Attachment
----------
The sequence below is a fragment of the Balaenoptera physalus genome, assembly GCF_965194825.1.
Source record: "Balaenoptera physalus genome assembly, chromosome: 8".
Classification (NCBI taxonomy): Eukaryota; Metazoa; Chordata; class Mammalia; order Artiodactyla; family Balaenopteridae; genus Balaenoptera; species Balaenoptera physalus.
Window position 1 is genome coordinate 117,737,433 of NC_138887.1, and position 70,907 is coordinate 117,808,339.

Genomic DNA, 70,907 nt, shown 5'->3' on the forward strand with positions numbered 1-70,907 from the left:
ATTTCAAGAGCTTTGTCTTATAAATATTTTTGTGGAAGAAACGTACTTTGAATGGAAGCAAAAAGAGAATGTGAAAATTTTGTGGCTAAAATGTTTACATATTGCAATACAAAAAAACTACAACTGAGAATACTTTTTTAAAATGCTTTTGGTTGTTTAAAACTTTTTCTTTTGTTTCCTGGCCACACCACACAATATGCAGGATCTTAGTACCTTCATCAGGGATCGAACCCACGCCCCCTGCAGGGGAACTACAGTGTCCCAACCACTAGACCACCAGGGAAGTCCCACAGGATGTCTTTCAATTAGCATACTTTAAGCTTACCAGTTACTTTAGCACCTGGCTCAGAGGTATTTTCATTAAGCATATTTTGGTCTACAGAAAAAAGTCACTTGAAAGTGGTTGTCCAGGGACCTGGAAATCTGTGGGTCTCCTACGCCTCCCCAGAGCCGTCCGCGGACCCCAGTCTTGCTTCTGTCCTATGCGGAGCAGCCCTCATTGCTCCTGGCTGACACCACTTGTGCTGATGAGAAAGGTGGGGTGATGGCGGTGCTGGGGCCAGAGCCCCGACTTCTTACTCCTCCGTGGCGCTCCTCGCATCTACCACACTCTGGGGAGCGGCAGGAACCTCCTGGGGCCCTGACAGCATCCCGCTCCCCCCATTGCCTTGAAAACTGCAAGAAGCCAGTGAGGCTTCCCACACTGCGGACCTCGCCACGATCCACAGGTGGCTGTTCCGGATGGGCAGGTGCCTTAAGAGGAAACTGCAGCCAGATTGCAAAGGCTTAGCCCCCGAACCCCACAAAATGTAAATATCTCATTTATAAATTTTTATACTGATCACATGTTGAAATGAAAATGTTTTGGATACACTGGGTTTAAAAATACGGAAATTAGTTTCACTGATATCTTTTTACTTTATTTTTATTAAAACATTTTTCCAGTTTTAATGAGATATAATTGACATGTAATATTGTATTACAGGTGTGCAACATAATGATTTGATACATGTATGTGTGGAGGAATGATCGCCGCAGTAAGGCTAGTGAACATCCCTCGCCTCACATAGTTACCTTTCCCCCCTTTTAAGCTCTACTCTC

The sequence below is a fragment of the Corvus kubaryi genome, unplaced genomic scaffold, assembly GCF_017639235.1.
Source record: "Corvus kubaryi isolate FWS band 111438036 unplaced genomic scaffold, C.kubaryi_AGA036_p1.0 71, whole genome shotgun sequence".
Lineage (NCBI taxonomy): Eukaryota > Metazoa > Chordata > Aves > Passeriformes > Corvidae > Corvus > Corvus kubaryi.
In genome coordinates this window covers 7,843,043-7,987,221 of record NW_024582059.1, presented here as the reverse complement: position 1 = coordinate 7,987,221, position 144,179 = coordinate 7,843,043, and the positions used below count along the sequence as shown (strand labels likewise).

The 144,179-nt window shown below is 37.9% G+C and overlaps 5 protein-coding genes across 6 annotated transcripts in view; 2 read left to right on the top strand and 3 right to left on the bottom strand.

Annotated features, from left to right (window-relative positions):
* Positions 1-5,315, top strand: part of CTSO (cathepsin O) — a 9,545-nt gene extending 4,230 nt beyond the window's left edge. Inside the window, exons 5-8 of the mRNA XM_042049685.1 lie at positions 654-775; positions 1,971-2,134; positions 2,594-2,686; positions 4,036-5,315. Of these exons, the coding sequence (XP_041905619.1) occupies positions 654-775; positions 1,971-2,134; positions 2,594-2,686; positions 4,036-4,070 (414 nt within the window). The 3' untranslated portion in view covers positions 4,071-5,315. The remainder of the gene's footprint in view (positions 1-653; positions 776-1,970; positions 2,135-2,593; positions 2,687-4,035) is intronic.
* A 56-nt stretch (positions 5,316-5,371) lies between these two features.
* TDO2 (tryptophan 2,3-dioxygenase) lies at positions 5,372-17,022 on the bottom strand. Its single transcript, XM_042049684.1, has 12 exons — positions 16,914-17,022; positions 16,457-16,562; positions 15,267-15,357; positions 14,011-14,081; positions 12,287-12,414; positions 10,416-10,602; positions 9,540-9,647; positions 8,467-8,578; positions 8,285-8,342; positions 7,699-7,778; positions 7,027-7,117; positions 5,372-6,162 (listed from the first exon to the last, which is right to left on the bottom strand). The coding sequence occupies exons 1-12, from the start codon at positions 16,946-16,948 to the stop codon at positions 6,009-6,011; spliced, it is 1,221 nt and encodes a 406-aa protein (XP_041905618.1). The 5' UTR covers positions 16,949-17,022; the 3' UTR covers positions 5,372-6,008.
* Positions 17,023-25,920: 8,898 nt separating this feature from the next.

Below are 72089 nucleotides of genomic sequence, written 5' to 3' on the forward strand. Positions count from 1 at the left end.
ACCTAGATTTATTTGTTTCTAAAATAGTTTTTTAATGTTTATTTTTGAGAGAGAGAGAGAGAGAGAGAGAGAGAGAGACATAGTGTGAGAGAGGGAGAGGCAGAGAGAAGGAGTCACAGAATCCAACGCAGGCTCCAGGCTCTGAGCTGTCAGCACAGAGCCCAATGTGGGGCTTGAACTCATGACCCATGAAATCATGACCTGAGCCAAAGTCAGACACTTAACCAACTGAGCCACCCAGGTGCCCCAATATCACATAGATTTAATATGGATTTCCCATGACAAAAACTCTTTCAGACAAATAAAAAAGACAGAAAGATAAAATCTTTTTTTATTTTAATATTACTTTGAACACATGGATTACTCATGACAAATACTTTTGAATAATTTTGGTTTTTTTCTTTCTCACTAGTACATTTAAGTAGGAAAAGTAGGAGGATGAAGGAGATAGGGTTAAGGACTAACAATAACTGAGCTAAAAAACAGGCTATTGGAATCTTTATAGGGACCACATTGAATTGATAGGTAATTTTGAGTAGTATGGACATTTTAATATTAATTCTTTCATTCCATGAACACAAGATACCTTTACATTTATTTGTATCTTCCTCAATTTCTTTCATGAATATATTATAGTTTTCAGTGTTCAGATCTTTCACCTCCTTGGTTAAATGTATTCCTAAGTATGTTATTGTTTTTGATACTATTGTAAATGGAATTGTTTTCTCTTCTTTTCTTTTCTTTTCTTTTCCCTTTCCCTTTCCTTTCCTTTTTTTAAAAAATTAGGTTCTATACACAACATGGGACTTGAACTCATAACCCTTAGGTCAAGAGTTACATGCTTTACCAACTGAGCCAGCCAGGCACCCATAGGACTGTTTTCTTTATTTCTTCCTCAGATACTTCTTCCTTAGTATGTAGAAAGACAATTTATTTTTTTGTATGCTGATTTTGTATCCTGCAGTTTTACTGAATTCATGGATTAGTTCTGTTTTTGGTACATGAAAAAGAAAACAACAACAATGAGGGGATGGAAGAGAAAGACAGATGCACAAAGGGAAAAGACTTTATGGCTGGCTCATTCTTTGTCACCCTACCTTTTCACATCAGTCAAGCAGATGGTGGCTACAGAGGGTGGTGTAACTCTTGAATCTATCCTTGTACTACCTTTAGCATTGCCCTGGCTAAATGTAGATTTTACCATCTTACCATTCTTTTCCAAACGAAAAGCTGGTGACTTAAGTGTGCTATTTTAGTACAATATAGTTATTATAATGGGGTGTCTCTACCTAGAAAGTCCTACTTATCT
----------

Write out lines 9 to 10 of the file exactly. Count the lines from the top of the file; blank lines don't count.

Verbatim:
Lineage (NCBI taxonomy): Eukaryota > Metazoa > Chordata > Aves > Passeriformes > Corvidae > Corvus > Corvus kubaryi.
In genome coordinates this window covers 7,843,043-7,987,221 of record NW_024582059.1, presented here as the reverse complement: position 1 = coordinate 7,987,221, position 144,179 = coordinate 7,843,043, and the positions used below count along the sequence as shown (strand labels likewise).